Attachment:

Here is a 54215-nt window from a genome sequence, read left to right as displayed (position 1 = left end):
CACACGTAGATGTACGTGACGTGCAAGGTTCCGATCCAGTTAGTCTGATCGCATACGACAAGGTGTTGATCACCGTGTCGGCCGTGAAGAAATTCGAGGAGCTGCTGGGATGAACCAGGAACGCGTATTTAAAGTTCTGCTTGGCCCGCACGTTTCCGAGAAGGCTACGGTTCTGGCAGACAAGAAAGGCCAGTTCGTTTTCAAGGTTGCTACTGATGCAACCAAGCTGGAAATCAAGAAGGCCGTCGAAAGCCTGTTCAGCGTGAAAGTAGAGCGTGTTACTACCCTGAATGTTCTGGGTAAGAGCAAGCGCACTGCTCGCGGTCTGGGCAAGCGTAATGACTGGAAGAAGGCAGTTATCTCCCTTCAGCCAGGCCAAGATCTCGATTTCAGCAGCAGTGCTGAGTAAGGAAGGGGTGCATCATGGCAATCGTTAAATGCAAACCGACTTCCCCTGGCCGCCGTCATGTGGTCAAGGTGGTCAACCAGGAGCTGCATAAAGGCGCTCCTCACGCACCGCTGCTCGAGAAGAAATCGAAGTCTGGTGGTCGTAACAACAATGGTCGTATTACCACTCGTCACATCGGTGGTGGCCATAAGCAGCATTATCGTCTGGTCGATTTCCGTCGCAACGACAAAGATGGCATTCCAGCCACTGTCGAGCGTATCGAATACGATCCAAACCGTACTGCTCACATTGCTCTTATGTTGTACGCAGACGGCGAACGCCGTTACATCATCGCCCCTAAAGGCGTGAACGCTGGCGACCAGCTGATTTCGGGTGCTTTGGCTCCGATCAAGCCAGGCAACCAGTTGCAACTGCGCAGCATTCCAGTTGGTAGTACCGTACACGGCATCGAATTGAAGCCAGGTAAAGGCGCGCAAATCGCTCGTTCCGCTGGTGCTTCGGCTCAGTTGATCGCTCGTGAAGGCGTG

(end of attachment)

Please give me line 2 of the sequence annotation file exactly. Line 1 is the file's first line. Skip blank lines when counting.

CACACGTAGATGTACGTGACGTGCAAGGTTCCGATCCAGTTAGTCTGATCGCATACGACAAGGTGTTGATCACCGTGTCGGCCGTGAAGAAATTCGAGGAGCTGCTGGGATGAACCAGGAACGCGTATTTAAAGTTCTGCTTGGCCCGCACGTTTCCGAGAAGGCTACGGTTCTGGCAGACAAGAAAGGCCAGTTCGTTTTCAAGGTTGCTACTGATGCAACCAAGCTGGAAATCAAGAAGGCCGTCGAAAGCCTGTTCAGCGTGAAAGTAGAGCGTGTTACTACCCTGAATGTTCTGGGTAAGAGCAAGCGCACTGCTCGCGGTCTGGGCAAGCGTAATGACTGGAAGAAGGCAGTTATCTCCCTTCAGCCAGGCCAAGATCTCGATTTCAGCAGCAGTGCTGAGTAAGGAAGGGGTGCATCATGGCAATCGTTAAATGCAAACCGACTTCCCCTGGCCGCCGTCATGTGGTCAAGGTGGTCAACCAGGAGCTGCATAAAGGCGCTCCTCACGCACCGCTGCTCGAGAAGAAATCGAAGTCTGGTGGTCGTAACAACAATGGTCGTATTACCACTCGTCACATCGGTGGTGGCCATAAGCAGCATTATCGTCTGGTCGATTTCCGTCGCAACGACAAAGATGGCATTCCAGCCACTGTCGAGCGTATCGAATACGATCCAAACCGTACTGCTCACATTGCTCTTATGTTGTACGCAGACGGCGAACGCCGTTACATCATCGCCCCTAAAGGCGTGAACGCTGGCGACCAGCTGATTTCGGGTGCTTTGGCTCCGATCAAGCCAGGCAACCAGTTGCAACTGCGCAGCATTCCAGTTGGTAGTACCGTACACGGCATCGAATTGAAGCCAGGTAAAGGCGCGCAAATCGCTCGTTCCGCTGGTGCTTCGGCTCAGTTGATCGCTCGTGAAGGCGTG